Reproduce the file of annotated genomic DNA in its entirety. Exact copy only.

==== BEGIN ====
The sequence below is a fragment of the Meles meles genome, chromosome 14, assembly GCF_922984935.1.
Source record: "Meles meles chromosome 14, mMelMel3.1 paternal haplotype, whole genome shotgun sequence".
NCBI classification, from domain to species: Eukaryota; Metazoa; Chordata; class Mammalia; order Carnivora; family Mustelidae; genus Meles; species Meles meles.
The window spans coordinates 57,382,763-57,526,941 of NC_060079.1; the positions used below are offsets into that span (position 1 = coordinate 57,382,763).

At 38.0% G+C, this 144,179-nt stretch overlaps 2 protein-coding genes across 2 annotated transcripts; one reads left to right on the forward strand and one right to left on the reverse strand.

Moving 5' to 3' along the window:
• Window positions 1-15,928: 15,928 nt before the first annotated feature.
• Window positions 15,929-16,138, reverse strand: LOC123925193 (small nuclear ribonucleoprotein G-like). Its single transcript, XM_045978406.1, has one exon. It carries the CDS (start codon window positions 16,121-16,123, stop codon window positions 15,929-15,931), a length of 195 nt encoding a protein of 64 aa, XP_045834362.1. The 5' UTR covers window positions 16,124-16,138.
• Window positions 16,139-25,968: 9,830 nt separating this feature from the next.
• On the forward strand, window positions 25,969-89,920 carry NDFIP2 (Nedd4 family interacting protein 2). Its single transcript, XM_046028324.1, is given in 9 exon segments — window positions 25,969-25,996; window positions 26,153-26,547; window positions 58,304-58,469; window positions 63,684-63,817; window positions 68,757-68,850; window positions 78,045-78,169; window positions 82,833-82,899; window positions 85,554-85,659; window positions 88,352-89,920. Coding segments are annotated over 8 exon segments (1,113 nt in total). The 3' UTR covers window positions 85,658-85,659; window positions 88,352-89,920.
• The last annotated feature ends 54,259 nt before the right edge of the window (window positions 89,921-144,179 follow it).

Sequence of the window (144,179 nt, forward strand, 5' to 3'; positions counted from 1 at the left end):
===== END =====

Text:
The sequence below is a fragment of the Meles meles genome, chromosome 14, assembly GCF_922984935.1.
Source record: "Meles meles chromosome 14, mMelMel3.1 paternal haplotype, whole genome shotgun sequence".
NCBI classification, from domain to species: Eukaryota; Metazoa; Chordata; class Mammalia; order Carnivora; family Mustelidae; genus Meles; species Meles meles.
The window spans coordinates 57,382,763-57,526,941 of NC_060079.1; the positions used below are offsets into that span (position 1 = coordinate 57,382,763).

At 38.0% G+C, this 144,179-nt stretch overlaps 2 protein-coding genes across 2 annotated transcripts; one reads left to right on the forward strand and one right to left on the reverse strand.

Moving 5' to 3' along the window:
• Window positions 1-15,928: 15,928 nt before the first annotated feature.
• Window positions 15,929-16,138, reverse strand: LOC123925193 (small nuclear ribonucleoprotein G-like). Its single transcript, XM_045978406.1, has one exon. It carries the CDS (start codon window positions 16,121-16,123, stop codon window positions 15,929-15,931), a length of 195 nt encoding a protein of 64 aa, XP_045834362.1. The 5' UTR covers window positions 16,124-16,138.
• Window positions 16,139-25,968: 9,830 nt separating this feature from the next.
• On the forward strand, window positions 25,969-89,920 carry NDFIP2 (Nedd4 family interacting protein 2). Its single transcript, XM_046028324.1, is given in 9 exon segments — window positions 25,969-25,996; window positions 26,153-26,547; window positions 58,304-58,469; window positions 63,684-63,817; window positions 68,757-68,850; window positions 78,045-78,169; window positions 82,833-82,899; window positions 85,554-85,659; window positions 88,352-89,920. Coding segments are annotated over 8 exon segments (1,113 nt in total). The 3' UTR covers window positions 85,658-85,659; window positions 88,352-89,920.
• The last annotated feature ends 54,259 nt before the right edge of the window (window positions 89,921-144,179 follow it).

Sequence of the window (144,179 nt, forward strand, 5' to 3'; positions counted from 1 at the left end):